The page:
vooya is fast. Even if nobody expects real time playback for raw video content coming from disk, 1080p@60fps or 4k@30fps without buffering should be quite impressive and facilitates the workflow. Note however that raw video is not really the format for live playback, because of the amount of data and disk speed. If you plan something larger, you better go and encode in AVC Intra or so.
Hey, codec developer! OpenEXR and DPX/CINEON are, like TIFF, image formats that are often used in film industry. They are able to contain high bit depths or even floating point data and are lossless, that is why they are used before encoding for the end-user.
Hey, film industry guy! vooya was originally intended for being a tool for programmers in codec development. HEVC as the upcoming standard for video encoding organizes an image into (among others) coding tree units (CTUs) and partition indices, and these can be displayed nicely in vooya's magnifier; also the grid overlay is codec developer's friend.
Always welcome. But vooya is a spare-time project, so everything is done on weekends and evenings, and because of personal interest.
vooya is a desktop player, bound to the OS' output bit depth and color space, which until now is always 8bit RGB(A). The primary design goal of vooya was to convert any format (e.g. higher bit depths) into the desktop format to make it playable. Only recently, Apple has come up with a 10bit P3 display, and Windows/Linux can use dedicated graphic cards like NVidia or BlackMagic to give input to high-fidelity displays.
vooya offers a plugin API, where you can use the native callback to drive sidechain output, e.g. pushing it to a Blackmagic Card. Everything beyond this may or may not come in future.
vooya is a raw sequence player for film industry guys and video software developers. Normally, they do not have audio at hand when they are using vooya and would be frightened if their video had sound, suddenly. Furthermore, it is unlikely to get raw video in sync with audio, and dropping frames is not an option for a frame-exact player.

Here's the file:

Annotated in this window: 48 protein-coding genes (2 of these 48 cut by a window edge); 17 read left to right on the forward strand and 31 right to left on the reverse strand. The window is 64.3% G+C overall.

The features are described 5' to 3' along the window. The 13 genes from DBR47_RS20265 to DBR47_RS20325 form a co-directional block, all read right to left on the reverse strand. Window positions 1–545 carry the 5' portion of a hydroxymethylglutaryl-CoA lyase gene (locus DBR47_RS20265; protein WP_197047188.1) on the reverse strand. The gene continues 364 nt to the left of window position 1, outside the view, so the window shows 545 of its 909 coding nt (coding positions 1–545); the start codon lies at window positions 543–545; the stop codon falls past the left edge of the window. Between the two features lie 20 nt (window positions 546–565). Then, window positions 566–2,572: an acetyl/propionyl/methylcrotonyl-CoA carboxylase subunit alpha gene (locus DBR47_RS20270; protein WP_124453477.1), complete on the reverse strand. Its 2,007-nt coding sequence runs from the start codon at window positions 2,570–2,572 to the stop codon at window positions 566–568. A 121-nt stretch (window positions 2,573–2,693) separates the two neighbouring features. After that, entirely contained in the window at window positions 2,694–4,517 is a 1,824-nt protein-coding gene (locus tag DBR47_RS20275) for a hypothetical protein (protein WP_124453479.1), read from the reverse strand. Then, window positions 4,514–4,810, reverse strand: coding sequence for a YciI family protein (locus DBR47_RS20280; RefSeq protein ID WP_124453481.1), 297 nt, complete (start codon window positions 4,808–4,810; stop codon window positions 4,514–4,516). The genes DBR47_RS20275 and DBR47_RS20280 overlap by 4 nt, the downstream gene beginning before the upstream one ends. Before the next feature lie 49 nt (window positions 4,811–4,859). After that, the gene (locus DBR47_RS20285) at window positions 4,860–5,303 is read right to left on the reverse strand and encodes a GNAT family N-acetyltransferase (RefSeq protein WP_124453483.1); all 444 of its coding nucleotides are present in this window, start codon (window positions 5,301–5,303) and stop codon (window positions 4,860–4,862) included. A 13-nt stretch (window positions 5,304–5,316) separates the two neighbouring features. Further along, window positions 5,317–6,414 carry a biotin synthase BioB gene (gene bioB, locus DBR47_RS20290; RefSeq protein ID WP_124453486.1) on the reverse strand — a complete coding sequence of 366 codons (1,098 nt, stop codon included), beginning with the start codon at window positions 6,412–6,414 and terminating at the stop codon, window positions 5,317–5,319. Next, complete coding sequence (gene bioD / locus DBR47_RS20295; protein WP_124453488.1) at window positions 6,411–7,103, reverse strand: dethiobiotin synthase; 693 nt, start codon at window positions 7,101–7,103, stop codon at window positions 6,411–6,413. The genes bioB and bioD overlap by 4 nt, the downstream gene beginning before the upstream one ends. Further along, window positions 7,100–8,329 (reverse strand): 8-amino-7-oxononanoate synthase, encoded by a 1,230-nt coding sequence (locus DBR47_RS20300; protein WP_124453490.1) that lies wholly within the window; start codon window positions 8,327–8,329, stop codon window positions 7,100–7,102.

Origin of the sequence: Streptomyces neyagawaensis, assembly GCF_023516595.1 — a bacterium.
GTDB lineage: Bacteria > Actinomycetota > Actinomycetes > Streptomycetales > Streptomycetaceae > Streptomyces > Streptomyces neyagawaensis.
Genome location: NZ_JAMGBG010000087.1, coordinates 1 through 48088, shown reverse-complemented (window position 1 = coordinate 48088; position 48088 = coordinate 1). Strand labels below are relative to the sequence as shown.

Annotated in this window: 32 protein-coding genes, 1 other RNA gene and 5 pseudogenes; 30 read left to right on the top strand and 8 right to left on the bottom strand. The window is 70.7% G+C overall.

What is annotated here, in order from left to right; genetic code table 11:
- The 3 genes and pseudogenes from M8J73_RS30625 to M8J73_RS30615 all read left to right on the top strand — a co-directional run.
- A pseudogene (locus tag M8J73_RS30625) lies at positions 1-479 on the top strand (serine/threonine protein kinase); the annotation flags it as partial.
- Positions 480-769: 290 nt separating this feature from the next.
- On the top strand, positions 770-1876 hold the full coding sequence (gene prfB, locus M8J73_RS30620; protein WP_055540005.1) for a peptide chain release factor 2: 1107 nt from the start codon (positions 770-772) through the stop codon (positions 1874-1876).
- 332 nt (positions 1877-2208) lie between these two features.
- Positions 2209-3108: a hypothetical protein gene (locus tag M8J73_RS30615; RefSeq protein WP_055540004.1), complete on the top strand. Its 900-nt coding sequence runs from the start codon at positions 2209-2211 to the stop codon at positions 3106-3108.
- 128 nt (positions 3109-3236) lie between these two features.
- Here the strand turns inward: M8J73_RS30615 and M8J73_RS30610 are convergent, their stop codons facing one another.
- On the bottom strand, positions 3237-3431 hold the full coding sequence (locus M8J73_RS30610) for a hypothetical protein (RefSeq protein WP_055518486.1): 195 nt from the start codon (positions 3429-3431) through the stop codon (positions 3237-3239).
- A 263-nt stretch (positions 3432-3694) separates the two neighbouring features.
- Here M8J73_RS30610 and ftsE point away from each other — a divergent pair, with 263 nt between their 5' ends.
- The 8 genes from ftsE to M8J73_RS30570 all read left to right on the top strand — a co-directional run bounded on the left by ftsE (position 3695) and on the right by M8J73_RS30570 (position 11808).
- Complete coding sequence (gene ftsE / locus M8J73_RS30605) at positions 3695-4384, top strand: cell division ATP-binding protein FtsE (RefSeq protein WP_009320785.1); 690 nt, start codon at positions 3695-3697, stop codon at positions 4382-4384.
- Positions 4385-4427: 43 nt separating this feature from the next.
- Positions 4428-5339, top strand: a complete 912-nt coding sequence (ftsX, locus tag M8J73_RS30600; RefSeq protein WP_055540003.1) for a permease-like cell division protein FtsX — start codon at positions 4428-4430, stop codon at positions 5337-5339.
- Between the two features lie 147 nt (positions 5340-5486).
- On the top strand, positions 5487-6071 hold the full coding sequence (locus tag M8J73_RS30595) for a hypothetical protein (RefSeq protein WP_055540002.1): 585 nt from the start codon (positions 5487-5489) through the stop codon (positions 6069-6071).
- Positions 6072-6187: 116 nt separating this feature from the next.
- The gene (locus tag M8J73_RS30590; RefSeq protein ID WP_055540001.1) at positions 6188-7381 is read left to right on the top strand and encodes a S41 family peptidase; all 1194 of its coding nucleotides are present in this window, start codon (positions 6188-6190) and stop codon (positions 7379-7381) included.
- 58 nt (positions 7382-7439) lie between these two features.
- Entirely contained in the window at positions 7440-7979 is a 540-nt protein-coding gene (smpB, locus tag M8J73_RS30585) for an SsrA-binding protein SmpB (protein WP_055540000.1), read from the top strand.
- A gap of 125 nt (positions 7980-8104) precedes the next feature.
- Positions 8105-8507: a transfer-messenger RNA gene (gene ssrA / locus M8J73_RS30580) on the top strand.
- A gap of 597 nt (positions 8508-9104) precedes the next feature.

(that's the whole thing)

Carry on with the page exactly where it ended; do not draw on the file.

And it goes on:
The version on Apple's App Store is essentially the same, but it has a sandbox entitlement. So if you are not confident, take that one, click a little more often and don't trust the command line interface.
Oh, your company blocks download from our update server? Contact here, you will get the installer if you have a license.
On the original data according to http://en.wikipedia.org/wiki/Peak_signal-to-noise_ratio, SSIM calculation follows the proposals in the publication of Zhou Wang et al., with non-overlapping 8x8 windows and 8x8 Gaussian filtering @1.5 standard deviation.
Yes, vooya can play file sequences like foo_00.jpg, foo_01.jpg, foo_02.jpg … It works for all image formats and as well for raw sequences (foo_00.yuv, foo_01.yuv, foo_02.yuv …). The last digits in the file name need to be numbers increasing by 1.
Yes, even a full version on Linux, preferably in a VM. That version has the same features as the ones for OS X and Windows, yet the latter ones may be a little more supported and faster. If you really need a demo version for Windows/OSX, please contact me.
The license permits to use vooya on multiple machines, given that only users authorized by the license (quantity) use vooya simultaneously. That is, you are free to install your version on a dev machine or VM, but your colleague needs another one. The license is perpetual and entitles for free updates on the version purchased, if any. Read the licenses for Windows/Mac, Mac (App Store) and Linux.
Some non-programmers might wonder why they have to purchase different licenses for Windows and Mac. See it the other way: They are ~30% different software, and then the price is so low … if it was single license only, vooya would cost twice as much.
Yes! — press ⌘-Ctrl-Shift-4 to mark the rectangle, paste it somewhere with ⌘-V. Or, press ⌘-Shift-4 to save it to the Desktop as PNG. Oh, not on macOS? Go get yourself a decent OS. (Windows 7 has some sort of Snipping Tool).
vooya tries to display every supported format reasonably. Which doesn't mean that color exactness is a goal, like your desktop monitor probably isn't color-exact either. Under some circumstances, flexibility (vooya supports a wide range of packings, arrangements and color formats) wins over precision of calculations.